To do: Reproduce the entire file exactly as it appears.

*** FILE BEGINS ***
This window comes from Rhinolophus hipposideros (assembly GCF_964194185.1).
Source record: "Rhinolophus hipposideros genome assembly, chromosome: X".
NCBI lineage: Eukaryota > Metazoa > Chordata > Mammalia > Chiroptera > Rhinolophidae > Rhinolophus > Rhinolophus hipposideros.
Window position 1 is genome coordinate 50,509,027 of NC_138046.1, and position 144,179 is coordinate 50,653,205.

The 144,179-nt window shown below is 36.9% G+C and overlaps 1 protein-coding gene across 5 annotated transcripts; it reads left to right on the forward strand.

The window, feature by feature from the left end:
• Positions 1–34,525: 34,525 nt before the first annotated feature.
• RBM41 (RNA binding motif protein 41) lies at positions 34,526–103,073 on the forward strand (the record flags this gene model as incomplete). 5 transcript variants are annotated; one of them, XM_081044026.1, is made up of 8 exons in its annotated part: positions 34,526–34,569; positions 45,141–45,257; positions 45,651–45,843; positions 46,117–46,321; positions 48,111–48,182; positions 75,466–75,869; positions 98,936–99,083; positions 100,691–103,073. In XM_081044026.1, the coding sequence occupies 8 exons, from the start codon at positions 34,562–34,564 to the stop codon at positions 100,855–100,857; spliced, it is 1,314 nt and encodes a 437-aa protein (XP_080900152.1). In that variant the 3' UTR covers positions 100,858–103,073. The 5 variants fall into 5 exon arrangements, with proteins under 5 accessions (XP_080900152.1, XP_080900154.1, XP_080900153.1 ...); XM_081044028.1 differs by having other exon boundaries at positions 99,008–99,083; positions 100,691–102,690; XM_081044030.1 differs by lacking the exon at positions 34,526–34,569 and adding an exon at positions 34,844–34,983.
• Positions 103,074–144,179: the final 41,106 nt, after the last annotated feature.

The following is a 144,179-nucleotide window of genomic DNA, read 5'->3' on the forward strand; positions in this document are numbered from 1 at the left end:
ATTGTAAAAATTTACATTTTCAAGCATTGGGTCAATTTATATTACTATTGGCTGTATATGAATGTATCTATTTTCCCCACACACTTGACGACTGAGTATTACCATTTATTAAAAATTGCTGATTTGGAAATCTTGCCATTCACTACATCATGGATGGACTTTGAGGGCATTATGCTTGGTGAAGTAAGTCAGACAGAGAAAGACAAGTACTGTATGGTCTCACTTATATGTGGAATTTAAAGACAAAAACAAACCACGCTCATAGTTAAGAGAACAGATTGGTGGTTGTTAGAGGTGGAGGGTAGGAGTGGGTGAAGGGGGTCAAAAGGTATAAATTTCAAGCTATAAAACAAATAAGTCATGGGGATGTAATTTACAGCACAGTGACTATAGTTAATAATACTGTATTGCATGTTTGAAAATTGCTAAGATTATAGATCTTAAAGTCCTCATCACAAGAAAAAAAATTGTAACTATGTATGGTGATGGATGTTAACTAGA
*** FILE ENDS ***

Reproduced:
This window comes from Rhinolophus hipposideros (assembly GCF_964194185.1).
Source record: "Rhinolophus hipposideros genome assembly, chromosome: X".
NCBI lineage: Eukaryota > Metazoa > Chordata > Mammalia > Chiroptera > Rhinolophidae > Rhinolophus > Rhinolophus hipposideros.
Window position 1 is genome coordinate 50,509,027 of NC_138046.1, and position 144,179 is coordinate 50,653,205.

The 144,179-nt window shown below is 36.9% G+C and overlaps 1 protein-coding gene across 5 annotated transcripts; it reads left to right on the forward strand.

The window, feature by feature from the left end:
• Positions 1–34,525: 34,525 nt before the first annotated feature.
• RBM41 (RNA binding motif protein 41) lies at positions 34,526–103,073 on the forward strand (the record flags this gene model as incomplete). 5 transcript variants are annotated; one of them, XM_081044026.1, is made up of 8 exons in its annotated part: positions 34,526–34,569; positions 45,141–45,257; positions 45,651–45,843; positions 46,117–46,321; positions 48,111–48,182; positions 75,466–75,869; positions 98,936–99,083; positions 100,691–103,073. In XM_081044026.1, the coding sequence occupies 8 exons, from the start codon at positions 34,562–34,564 to the stop codon at positions 100,855–100,857; spliced, it is 1,314 nt and encodes a 437-aa protein (XP_080900152.1). In that variant the 3' UTR covers positions 100,858–103,073. The 5 variants fall into 5 exon arrangements, with proteins under 5 accessions (XP_080900152.1, XP_080900154.1, XP_080900153.1 ...); XM_081044028.1 differs by having other exon boundaries at positions 99,008–99,083; positions 100,691–102,690; XM_081044030.1 differs by lacking the exon at positions 34,526–34,569 and adding an exon at positions 34,844–34,983.
• Positions 103,074–144,179: the final 41,106 nt, after the last annotated feature.

The following is a 144,179-nucleotide window of genomic DNA, read 5'->3' on the forward strand; positions in this document are numbered from 1 at the left end:
ATTGTAAAAATTTACATTTTCAAGCATTGGGTCAATTTATATTACTATTGGCTGTATATGAATGTATCTATTTTCCCCACACACTTGACGACTGAGTATTACCATTTATTAAAAATTGCTGATTTGGAAATCTTGCCATTCACTACATCATGGATGGACTTTGAGGGCATTATGCTTGGTGAAGTAAGTCAGACAGAGAAAGACAAGTACTGTATGGTCTCACTTATATGTGGAATTTAAAGACAAAAACAAACCACGCTCATAGTTAAGAGAACAGATTGGTGGTTGTTAGAGGTGGAGGGTAGGAGTGGGTGAAGGGGGTCAAAAGGTATAAATTTCAAGCTATAAAACAAATAAGTCATGGGGATGTAATTTACAGCACAGTGACTATAGTTAATAATACTGTATTGCATGTTTGAAAATTGCTAAGATTATAGATCTTAAAGTCCTCATCACAAGAAAAAAAATTGTAACTATGTATGGTGATGGATGTTAACTAGA